Sunday, January 31, 2010

Lord Sunday, by Garth NIx

The Noodle has his hands on Lord Sunday, the final in the Keys to the Kingdom series by Garth Nix.

We had to interrupt his reading for dinner, and I don't think we would have been able to do it successfully if dinner was not spag bol (although pizza probably would have worked). The Noodle has always been a keen reader and he has always had favourites that inhabit his imagination, but this is something else. I don't know how anything is ever, ever, ever going to live up to this reading experience. I think it may be the pinnacle of his life.

I have to wait until post-Noodle bed time to get my hands on it. Curses.

Monday, January 25, 2010


I am feeling very whiny and complainy and at the same time very intolerant of other people's whiny behaviour at the moment. In fact, I hate nearly everyone.

This is largely because I have had no coffee for three and a half days. So either the withdrawal is very nasty, or caffeine covers up a very high level of misanthropy. I'll tell you which in a few more days.

Friday, January 22, 2010


'Boy's disenchantment with the North complete'.

My disenchantment with Canberra is far from complete, but I am none too thrilled about the temperature. Especially not on my epic, un-airconditioned bus trip from Barton to Weston Creek this evening, in which a fifteen minute drive (if one were in control of the vehicle) took one and a half hours because of the desperate need of Action buses to drive past every single front door in any given suburb.

Dear ACT Government - people don't use your bus service because it is intolerable.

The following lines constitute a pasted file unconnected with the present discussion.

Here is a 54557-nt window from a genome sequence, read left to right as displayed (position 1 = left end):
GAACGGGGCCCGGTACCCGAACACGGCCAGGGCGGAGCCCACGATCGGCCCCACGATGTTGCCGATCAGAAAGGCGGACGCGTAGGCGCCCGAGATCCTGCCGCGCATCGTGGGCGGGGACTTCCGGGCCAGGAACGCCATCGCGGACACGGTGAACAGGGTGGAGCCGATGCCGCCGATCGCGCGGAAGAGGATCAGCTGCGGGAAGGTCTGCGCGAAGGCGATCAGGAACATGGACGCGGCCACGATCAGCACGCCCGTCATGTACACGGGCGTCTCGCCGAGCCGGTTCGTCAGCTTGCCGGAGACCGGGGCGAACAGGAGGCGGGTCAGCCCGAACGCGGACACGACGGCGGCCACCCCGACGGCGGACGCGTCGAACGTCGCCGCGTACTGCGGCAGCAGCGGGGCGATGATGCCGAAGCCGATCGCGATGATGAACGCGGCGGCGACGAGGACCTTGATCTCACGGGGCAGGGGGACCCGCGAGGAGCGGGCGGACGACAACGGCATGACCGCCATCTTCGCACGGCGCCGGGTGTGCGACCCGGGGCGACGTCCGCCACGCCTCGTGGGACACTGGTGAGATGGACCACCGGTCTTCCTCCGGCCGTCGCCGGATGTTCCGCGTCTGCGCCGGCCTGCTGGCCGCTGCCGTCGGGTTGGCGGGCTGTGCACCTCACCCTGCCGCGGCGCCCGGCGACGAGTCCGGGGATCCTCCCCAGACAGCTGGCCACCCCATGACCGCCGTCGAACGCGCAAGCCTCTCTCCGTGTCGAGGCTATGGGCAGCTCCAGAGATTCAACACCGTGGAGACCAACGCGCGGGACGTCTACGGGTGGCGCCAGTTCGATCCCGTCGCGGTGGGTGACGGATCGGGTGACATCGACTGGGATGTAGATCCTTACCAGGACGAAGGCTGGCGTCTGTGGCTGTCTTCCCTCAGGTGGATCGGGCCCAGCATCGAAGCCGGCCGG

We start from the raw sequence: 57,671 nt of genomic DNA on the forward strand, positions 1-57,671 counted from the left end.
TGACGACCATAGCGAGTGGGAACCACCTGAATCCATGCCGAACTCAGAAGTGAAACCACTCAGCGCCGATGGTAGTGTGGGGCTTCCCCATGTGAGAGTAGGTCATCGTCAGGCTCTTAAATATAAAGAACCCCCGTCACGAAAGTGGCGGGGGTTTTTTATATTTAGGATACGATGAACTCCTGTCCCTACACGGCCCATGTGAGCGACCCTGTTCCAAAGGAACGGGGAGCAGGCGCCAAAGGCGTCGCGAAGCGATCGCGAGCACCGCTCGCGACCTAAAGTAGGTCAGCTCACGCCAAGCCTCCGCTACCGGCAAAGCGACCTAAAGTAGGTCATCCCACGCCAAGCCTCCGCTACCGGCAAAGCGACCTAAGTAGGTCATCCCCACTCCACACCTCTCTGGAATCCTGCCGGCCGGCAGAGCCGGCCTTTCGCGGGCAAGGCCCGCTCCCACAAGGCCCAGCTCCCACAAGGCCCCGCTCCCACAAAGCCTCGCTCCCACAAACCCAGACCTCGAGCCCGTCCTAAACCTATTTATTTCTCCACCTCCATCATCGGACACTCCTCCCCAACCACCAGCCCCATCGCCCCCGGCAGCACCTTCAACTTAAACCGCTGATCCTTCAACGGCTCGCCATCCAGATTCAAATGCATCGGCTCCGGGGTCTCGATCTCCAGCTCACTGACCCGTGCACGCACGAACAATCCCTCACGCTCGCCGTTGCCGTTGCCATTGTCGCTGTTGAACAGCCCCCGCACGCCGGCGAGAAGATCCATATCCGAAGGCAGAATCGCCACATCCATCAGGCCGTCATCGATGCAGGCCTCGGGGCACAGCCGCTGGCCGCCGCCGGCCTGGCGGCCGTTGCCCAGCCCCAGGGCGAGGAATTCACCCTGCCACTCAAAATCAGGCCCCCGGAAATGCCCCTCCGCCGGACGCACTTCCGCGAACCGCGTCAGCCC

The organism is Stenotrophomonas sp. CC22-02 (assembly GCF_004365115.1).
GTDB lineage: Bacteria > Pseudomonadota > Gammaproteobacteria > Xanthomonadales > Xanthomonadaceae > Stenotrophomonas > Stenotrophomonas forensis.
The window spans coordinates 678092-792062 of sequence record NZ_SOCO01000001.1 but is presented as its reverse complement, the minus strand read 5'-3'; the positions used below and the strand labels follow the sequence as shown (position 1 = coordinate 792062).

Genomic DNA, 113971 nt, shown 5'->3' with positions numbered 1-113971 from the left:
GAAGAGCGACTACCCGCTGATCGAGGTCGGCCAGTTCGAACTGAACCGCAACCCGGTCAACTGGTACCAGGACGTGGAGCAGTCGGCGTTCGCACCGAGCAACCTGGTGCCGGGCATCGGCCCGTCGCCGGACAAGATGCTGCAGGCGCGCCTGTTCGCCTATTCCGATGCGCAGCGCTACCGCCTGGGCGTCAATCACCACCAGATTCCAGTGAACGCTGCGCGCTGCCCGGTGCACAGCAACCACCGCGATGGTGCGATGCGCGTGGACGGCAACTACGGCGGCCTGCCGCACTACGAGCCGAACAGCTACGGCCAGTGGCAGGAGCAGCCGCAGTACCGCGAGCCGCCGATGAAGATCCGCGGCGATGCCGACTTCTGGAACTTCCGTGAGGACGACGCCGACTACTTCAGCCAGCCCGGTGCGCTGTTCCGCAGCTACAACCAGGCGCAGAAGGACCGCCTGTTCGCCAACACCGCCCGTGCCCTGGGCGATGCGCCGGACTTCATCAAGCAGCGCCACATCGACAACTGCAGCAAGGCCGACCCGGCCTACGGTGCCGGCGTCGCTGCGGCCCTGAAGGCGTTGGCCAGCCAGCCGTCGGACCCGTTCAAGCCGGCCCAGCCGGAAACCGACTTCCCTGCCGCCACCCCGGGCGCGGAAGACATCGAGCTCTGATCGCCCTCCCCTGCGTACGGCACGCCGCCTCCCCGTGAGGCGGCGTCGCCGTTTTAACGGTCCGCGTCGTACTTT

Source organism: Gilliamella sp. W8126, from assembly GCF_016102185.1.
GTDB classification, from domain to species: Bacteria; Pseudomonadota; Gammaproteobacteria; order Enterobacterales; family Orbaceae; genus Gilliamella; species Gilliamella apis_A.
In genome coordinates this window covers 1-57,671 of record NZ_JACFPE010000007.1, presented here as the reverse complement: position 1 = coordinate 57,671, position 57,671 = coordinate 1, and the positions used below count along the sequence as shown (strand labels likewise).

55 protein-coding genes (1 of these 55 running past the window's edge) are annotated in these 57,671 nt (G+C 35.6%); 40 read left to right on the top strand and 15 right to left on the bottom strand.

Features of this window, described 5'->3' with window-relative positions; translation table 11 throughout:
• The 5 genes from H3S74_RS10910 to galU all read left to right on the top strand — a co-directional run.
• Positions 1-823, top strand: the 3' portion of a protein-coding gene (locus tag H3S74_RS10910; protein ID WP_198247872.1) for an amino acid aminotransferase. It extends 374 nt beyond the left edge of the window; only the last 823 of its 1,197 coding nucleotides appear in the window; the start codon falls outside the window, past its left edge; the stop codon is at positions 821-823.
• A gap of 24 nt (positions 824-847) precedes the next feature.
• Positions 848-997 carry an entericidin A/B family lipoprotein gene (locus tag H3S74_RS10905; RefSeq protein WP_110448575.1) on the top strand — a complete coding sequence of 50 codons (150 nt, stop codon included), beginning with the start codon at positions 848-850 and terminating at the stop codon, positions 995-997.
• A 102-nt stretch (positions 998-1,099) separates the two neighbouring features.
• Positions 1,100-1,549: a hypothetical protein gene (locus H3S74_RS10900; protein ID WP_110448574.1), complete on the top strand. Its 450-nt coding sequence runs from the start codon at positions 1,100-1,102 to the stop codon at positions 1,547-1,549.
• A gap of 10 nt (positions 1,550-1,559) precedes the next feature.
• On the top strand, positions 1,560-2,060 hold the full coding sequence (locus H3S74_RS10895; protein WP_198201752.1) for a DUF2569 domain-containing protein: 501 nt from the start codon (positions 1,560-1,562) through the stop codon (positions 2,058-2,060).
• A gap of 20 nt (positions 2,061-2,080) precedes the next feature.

The End.

Sunday, January 17, 2010

Things I did today

Watched a man clean the carpets.

Marvelled at how amazingly clean a carpet can be.

Got my student card from ANU.

Marvelled at the science type things that go on at ANU - gravity waves anyone?

Had damp feet from clean carpets.

Was as affected by gravity as I usually am.

Saturday, January 16, 2010

Vietnam, and you know, stuff

So the husband, being the kind of guy he is, has been awarded an Asialink grant to go to Vietnam for 8 weeks and do some research and hang out thinking thoughts and generally talking to bookish Vietnamese people. And my first thought is 'huzzah' and suchlike and my second thought is ' my husband is so ace' and all those kinds of things. Which is all true. He is ace, and it's a well-deserved thing.

Somewhere down the line of thoughts arrives the one that goes something like 'I'd like to go to Vietnam too' and then the thought that either the Noodle has to stay in Australia with his relatives while I go to visit the husband in Vietnam for a week or two or he has to come too. And the Noodle's strongly expressed preference is to come too. Especially given the international travels of his class mates over the past 12 months.

Which all seems like a fine idea, thousands of dollars notwithstanding.

But the things is, I'm a bit nervous about travelling in other countries where I don't speak the language with the Noodle. Because of What Ifs and It Could Happens and Oh Noes and so on and so forth. Last time we were lucky enough to find ourselves in one of the best hospitals in the world for the kind of thing that can happen to the Noodle, and it was still a bit touch and go. So it seems a bit, well, very, to expect that we could be that lucky again if anything bad happened this time.

So. The husband will be going to Vietnam and doing fabulous stuff. The Noodle and I may stay home and do more ordinary, but doubtless still fabulous stuff. Or we may go to visit Hanoi and see the 1,000 year anniversary of the city. Which is a wonderful thing and one that I am sure the people of Hanoi will celebrate with both enthusiasm and style.

But either way, what an ace husband I have!

Friday, January 15, 2010

Mog, the very thing

A lovely interview with Judith Kerr over at the Guardian for those who loved Mog and probably also When Hitler Stole Pink Rabbit, which were two of my favourites although not entirely at the same time.

My favourite Mog is Mog's Christmas, but it's the look on the cat's face at different times that lives on in memory.

I don't remember reading The Tiger Who Came to Tea until I was an adult though.

Friday, January 8, 2010

Parlour Games for Modern Families